California received more than $380 million, according to the auditor's report. But the state's methods for distributing that money were plagued by murky standards and a lack of clarity about whether counties could use new voting systems, State Auditor Elaine Howle's office found. At least $22 million went to new voting machinery, like touch-screens, that counties ended up mothballing.

"Some counties have collectively spent millions of federal HAVA funds on voting systems they cannot fully use," the report reads. "Under state law, counties cannot purchase new voting systems unless such systems have been approved by the secretary of state. However, different secretaries of state have reached different conclusions on the suitability of counties using certain voting systems."

The audit was requested by Sen. Alex Padilla, D-Los Angeles, who is running for secretary of state in 2014.

In an interview, spokeswoman Shannan Velayas argued that California has led the nation in tackling voting issues and pointed to a comprehensive review of voting regulations that current Secretary of State Debra Bowen called for when she took office in 2007.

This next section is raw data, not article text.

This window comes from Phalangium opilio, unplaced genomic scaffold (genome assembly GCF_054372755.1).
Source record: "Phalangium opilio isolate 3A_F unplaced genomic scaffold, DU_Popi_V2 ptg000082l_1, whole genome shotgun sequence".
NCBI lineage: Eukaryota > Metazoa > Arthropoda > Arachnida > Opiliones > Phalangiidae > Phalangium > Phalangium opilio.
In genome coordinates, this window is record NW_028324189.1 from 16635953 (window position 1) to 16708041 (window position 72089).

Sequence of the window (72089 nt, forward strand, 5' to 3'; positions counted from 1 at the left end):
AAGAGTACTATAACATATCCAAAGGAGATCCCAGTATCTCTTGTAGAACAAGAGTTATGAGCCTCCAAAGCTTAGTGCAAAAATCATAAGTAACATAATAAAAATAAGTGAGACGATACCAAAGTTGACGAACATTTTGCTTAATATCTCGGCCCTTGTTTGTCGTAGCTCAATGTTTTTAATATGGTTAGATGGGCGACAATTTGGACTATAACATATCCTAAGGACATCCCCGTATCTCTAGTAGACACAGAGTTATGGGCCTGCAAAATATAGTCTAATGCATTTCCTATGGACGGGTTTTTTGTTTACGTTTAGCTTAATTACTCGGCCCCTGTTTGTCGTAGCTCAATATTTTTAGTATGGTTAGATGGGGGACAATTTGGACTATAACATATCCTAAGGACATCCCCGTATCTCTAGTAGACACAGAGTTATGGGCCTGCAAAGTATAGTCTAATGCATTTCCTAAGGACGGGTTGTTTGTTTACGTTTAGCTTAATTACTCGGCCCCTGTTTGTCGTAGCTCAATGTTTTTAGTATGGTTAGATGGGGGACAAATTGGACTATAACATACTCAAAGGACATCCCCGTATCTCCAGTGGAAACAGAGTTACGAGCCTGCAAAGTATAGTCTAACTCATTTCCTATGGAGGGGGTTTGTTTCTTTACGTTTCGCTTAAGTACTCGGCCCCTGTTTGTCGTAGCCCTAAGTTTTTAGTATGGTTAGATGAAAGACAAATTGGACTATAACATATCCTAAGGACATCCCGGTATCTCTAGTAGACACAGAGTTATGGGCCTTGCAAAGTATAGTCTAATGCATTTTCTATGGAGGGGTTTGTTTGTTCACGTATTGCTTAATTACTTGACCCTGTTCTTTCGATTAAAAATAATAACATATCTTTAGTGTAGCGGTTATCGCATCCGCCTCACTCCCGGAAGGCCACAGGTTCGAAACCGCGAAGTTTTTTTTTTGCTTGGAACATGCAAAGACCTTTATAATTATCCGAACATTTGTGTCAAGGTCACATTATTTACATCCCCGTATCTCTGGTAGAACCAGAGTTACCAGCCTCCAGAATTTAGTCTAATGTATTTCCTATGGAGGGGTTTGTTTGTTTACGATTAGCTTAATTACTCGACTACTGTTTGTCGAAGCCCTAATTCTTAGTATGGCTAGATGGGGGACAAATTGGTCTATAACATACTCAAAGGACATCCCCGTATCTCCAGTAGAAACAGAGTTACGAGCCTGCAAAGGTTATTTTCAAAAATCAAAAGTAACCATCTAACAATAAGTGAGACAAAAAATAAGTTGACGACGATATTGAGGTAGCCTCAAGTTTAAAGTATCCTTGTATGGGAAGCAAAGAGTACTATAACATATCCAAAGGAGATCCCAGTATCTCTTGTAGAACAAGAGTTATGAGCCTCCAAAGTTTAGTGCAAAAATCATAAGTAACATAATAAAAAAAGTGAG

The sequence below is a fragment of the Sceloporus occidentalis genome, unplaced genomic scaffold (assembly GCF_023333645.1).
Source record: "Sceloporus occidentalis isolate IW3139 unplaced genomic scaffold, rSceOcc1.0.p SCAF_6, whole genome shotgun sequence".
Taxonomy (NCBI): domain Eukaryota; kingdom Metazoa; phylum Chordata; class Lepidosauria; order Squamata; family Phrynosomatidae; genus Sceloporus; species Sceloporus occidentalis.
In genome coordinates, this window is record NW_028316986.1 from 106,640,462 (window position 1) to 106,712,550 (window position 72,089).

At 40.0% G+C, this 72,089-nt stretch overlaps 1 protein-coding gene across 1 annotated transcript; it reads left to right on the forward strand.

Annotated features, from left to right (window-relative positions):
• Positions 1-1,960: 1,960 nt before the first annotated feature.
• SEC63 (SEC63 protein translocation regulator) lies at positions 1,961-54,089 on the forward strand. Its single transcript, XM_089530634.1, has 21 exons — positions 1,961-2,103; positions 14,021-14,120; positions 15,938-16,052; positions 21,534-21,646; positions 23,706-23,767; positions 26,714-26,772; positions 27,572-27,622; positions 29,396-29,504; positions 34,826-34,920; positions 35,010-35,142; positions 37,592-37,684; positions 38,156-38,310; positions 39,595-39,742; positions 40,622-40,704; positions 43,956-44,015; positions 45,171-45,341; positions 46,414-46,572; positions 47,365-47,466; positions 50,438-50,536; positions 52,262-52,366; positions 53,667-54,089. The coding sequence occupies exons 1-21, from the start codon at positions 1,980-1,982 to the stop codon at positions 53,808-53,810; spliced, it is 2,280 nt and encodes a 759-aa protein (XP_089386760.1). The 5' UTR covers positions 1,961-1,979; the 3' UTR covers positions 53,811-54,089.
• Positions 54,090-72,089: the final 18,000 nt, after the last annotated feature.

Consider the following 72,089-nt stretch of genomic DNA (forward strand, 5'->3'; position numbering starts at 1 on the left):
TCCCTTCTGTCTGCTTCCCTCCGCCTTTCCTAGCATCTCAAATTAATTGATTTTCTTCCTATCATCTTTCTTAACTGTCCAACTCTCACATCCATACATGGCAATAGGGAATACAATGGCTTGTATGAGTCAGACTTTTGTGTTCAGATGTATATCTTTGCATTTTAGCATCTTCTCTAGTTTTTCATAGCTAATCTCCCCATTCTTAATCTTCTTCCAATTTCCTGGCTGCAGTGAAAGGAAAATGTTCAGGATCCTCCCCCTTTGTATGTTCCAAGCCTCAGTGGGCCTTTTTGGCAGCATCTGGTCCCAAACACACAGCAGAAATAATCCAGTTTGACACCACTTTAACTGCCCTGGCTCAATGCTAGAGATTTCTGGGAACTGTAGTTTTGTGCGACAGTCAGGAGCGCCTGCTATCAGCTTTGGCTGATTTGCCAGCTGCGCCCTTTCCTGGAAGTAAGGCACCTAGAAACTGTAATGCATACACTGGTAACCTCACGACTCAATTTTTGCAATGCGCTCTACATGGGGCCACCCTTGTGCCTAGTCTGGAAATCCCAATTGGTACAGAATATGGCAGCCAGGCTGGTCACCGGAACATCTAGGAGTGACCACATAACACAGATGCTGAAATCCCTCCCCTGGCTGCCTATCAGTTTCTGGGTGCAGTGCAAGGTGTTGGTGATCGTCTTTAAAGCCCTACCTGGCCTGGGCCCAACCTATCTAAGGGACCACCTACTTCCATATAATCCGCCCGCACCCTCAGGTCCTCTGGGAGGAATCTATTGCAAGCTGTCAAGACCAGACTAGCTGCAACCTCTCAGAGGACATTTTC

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Capitol Alert Staff


Amy Chance Amy Chance is political editor for The Sacramento Bee. achance@sacbee.com. Twitter: @Amy_Chance

Dan Smith Dan Smith is Capitol bureau chief for The Sacramento Bee. smith@sacbee.com. Twitter: @DanielSnowSmith

Jim Miller Jim Miller covers California policy and politics and edits Capitol Alert. jmiller@sacbee.com. Twitter: @jimmiller2

David Siders David Siders covers the Brown administration. dsiders@sacbee.com. Twitter: @davidsiders

Christopher Cadelago Christopher Cadelago covers California politics and health care. ccadelago@sacbee.com. Twitter: @ccadelago

Laurel Rosenhall Laurel Rosenhall covers the Legislature, the lobbying community and higher education. lrosenhall@sacbee.com. Twitter: @LaurelRosenhall

Jeremy White Jeremy B. White covers the Legislature. jwhite@sacbee.com. Twitter: @capitolalert

Koseff Alexei Koseff edits Capitol Alert's mobile Insider Edition. akoseff@sacbee.com. Twitter: @akoseff

Dan Walters Dan Walters is a columnist for The Sacramento Bee. dwalters@sacbee.com. Twitter: @WaltersBee